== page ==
By KEVIN ALLEN - Follow me @KevinAllenSBT
South Bend Tribune Staff Writer
11:29 PM EDT, July 23, 2012
SOUTH BEND -- The Common Council didn't vote Monday on a proposal to ban smoking in the city's bars.
The council did, however, approve a related bill that will require many establishments to post signs on their entrances to tell the public whether or not smoking is allowed inside.
Dr. David Varner, R-5th, sponsored the measure, which builds on new statewide smoking rules that took effect July 1 in Indiana.
The state ban prohibits people from lighting up in most public places and workplaces, but it exempts bars, casinos, private clubs and tobacco shops.
Varner's proposal will require those exempted establishments in South Bend to display signs that tell people if smoking is or isn't allowed inside. The signs need to be at least 8 inches by 10 inches in size and can be printed for free at www.in.gov/atc.
Three council members -- Valerie Schey, D-3rd; Dr. Fred Ferlic, D-4th; and Gavin Ferlic, D-at large -- voted against Varner's bill because they want the city to enact a comprehensive ban to protect all workers from secondhand smoke.
"This isn't exactly the enhancement of the state legislation that some people would like to see," Varner said, "but I think, ultimately, this allows adults to make their own decisions about whether or not to occupy a building where smoking is allowed."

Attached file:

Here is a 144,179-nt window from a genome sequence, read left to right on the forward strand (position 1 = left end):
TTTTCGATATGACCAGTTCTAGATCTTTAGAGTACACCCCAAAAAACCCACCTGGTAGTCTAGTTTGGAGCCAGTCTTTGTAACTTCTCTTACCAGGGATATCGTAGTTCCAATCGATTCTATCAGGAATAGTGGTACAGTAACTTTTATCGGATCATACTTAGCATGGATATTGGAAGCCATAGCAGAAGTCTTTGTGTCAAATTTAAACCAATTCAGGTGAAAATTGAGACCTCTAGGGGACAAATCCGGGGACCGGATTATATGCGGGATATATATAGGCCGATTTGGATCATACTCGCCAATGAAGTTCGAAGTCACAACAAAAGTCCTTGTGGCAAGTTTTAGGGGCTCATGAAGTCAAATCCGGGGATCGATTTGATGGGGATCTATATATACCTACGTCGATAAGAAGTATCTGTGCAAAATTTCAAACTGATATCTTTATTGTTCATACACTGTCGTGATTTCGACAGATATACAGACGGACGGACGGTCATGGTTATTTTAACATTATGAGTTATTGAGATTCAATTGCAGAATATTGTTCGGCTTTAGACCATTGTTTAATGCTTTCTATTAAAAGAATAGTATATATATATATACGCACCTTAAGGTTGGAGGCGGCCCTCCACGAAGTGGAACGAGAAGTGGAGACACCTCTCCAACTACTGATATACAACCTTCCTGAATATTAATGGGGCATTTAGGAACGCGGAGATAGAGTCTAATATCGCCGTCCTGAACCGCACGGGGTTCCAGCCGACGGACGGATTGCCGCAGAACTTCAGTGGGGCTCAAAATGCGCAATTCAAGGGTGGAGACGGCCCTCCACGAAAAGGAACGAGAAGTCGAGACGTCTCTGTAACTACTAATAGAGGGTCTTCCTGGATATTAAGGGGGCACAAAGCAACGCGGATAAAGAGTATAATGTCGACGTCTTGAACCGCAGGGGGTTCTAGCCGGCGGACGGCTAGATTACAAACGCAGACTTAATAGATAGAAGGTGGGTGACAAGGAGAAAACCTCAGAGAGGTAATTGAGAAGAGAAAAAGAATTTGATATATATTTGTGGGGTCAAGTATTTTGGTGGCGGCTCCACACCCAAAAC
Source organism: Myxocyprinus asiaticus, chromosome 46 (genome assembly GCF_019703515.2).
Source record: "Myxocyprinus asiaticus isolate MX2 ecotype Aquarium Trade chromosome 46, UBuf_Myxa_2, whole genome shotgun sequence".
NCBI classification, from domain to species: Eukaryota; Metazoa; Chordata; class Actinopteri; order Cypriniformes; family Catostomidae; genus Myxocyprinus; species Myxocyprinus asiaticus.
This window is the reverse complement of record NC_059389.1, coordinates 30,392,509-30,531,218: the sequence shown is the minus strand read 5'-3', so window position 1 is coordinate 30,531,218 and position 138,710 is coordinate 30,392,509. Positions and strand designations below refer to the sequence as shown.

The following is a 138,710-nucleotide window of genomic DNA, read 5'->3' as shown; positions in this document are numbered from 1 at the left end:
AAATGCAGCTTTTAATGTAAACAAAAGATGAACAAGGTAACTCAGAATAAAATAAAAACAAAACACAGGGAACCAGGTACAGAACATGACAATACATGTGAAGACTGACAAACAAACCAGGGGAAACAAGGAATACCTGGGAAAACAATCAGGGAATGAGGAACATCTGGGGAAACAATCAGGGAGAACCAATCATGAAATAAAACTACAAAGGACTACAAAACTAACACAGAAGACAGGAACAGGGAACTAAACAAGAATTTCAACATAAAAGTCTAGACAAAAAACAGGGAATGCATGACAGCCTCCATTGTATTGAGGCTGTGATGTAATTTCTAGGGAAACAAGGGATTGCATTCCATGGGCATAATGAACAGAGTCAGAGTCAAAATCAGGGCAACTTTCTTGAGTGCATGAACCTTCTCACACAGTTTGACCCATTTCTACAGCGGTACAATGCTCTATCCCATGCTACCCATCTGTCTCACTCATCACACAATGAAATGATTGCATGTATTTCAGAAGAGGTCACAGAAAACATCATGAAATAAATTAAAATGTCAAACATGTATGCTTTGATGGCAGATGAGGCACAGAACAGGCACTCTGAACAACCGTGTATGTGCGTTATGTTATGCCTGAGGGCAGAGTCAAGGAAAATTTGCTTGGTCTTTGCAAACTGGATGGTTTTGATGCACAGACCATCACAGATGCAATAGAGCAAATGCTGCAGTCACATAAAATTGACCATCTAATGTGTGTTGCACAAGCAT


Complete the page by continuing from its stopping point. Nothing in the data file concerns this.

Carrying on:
Any business that allows smoking but doesn't follow the sign rules could be fined $250 for a first offense and $500 for all subsequent offenses.
Council members voted unanimously to appropriate $100,000 for a popular program to clean up illegal dump sites in city neighborhoods.
The council set aside $60,000 for the program in November and put in another $130,000 in January to keep it operating through the end of June.
The additional $100,000 will ensure a four-person crew continues picking up the mounds of trash through the end of this year.
Catherine Toppel, the city's director of code enforcement, said the crew has picked up more than 4.4 million pounds of debris since the program started last fall.
The council also voted unanimously for a bill that would shield whistle-blowers in city government.
The measure was written in reaction to a recent incident at the South Bend Police Department. Officer Jack Stilp filed a report in May that claimed Tim Corbett, commander of the St. Joseph County Metro Homicide Unit, made threatening comments to him in a phone call. It's possible the alleged comments related to a federal investigation into phone recordings at the department.
The bill council members approved Monday would protect city employees from retaliation for filing complaints or reports about fellow employees.
Council members voted June 25 in favor of seeking a private attorney to offer an advisory opinion on whether that recent recording scandal in the police department qualifies as wiretapping. The case led to the demotion of former Chief Darryl Boykins and the firing of police communications director Karen DePaepe.
The council's officers -- President Derek Dieter, D-at large; Vice President Oliver Davis, D-6th; and Karen White, D-at large -- selected local law firm May Oberfell Lorber on Monday.
E. Spencer Walton Jr., a partner with the firm, will be the primary attorney on the matter.
Staff writer Kevin Allen:
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